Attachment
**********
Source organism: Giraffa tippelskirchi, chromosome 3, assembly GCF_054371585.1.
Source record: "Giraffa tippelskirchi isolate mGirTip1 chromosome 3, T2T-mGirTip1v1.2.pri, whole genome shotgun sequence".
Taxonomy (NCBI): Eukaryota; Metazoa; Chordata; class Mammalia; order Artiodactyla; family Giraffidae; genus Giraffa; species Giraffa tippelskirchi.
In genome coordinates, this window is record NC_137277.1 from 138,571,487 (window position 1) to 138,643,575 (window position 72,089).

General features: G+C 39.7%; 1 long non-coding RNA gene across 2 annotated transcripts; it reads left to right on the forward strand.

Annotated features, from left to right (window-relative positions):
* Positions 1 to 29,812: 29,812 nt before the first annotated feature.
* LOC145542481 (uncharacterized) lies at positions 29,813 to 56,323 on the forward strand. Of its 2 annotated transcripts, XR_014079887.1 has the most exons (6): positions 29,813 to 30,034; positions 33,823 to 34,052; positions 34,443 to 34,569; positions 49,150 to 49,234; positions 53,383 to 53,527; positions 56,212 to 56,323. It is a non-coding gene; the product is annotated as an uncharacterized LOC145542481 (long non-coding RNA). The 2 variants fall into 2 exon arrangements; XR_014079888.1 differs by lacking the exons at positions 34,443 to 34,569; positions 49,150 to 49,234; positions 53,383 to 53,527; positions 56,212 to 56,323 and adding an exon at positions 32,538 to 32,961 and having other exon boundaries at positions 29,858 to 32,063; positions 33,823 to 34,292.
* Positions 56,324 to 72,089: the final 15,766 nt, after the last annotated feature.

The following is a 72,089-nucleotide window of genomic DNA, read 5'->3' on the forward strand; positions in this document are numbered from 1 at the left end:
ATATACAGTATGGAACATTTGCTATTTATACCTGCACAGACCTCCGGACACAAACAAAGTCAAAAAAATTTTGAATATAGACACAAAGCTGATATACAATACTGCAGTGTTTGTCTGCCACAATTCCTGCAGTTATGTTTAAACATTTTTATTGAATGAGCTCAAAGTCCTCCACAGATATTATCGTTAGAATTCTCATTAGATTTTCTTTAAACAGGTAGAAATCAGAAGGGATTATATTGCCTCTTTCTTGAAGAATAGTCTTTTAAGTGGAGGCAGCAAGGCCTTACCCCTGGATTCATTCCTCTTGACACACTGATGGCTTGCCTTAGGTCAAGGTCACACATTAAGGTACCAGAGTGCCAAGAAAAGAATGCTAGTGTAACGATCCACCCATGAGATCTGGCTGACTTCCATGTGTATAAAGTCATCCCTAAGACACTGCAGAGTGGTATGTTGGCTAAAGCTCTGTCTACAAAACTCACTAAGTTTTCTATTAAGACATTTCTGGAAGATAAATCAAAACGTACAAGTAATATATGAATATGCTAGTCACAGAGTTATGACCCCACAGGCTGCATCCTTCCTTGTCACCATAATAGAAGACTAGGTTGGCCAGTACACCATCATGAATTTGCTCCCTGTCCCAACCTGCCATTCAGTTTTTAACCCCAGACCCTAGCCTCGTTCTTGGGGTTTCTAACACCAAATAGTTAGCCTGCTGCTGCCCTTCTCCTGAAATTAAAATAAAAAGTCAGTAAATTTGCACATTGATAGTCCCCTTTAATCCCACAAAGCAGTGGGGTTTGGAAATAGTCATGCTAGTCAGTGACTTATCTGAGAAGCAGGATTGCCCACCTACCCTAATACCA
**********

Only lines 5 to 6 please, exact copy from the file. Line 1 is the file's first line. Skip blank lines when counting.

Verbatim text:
General features: G+C 39.7%; 1 long non-coding RNA gene across 2 annotated transcripts; it reads left to right on the forward strand.

Annotated features, from left to right (window-relative positions):